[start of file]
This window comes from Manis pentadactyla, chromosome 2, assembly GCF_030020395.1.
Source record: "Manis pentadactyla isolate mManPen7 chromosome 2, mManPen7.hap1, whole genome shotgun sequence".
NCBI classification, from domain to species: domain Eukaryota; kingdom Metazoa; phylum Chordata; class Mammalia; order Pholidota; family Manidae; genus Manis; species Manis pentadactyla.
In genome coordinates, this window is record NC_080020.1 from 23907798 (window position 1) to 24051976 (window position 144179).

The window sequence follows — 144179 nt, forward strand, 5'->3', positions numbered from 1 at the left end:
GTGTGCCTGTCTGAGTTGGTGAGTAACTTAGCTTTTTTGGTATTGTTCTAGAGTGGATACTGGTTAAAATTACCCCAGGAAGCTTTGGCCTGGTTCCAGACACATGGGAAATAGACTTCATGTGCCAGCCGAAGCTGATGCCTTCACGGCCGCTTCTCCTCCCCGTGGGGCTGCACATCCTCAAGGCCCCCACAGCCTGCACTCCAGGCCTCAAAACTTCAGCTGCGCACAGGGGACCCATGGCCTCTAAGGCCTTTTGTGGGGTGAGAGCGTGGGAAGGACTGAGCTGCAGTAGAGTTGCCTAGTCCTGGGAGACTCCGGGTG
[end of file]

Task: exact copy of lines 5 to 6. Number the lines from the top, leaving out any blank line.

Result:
The window sequence follows — 144179 nt, forward strand, 5'->3', positions numbered from 1 at the left end:
GTGTGCCTGTCTGAGTTGGTGAGTAACTTAGCTTTTTTGGTATTGTTCTAGAGTGGATACTGGTTAAAATTACCCCAGGAAGCTTTGGCCTGGTTCCAGACACATGGGAAATAGACTTCATGTGCCAGCCGAAGCTGATGCCTTCACGGCCGCTTCTCCTCCCCGTGGGGCTGCACATCCTCAAGGCCCCCACAGCCTGCACTCCAGGCCTCAAAACTTCAGCTGCGCACAGGGGACCCATGGCCTCTAAGGCCTTTTGTGGGGTGAGAGCGTGGGAAGGACTGAGCTGCAGTAGAGTTGCCTAGTCCTGGGAGACTCCGGGTG